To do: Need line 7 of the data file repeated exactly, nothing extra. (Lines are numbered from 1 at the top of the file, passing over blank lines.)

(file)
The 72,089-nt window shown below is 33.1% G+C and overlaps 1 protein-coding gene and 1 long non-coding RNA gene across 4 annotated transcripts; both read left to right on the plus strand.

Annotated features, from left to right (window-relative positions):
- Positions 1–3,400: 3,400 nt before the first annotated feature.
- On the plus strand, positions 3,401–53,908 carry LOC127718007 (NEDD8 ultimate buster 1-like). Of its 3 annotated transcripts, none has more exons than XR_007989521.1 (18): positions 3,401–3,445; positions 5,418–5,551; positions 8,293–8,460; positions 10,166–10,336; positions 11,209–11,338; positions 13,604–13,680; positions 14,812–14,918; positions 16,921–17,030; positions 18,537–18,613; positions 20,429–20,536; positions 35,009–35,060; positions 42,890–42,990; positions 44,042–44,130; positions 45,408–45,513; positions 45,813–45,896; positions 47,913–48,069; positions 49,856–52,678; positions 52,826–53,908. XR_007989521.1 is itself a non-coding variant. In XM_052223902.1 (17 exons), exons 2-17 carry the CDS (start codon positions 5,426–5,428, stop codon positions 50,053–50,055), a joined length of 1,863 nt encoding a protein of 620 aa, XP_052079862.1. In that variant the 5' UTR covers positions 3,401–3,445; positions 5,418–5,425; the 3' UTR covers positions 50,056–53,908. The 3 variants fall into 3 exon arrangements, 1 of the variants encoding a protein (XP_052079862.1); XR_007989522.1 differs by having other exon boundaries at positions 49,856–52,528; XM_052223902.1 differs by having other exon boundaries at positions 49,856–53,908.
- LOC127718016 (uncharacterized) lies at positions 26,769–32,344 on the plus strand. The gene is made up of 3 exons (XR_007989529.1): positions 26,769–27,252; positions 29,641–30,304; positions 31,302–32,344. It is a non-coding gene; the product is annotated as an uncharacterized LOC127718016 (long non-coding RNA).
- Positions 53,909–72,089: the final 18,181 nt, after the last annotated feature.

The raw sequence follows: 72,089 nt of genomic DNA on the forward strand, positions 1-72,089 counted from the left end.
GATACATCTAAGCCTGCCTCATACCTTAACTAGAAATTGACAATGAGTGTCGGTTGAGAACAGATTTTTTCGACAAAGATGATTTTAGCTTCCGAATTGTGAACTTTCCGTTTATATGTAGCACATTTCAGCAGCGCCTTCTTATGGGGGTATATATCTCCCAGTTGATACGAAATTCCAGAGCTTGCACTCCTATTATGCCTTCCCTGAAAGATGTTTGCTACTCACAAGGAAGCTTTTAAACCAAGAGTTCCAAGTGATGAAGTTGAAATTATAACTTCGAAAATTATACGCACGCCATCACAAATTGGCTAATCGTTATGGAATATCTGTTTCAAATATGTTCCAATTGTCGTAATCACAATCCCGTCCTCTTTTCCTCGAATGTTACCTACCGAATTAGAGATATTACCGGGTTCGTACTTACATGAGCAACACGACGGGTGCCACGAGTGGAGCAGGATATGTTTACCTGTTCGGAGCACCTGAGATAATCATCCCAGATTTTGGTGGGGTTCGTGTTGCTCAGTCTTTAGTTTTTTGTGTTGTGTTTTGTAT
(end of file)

The raw sequence follows: 72,089 nt of genomic DNA on the forward strand, positions 1-72,089 counted from the left end.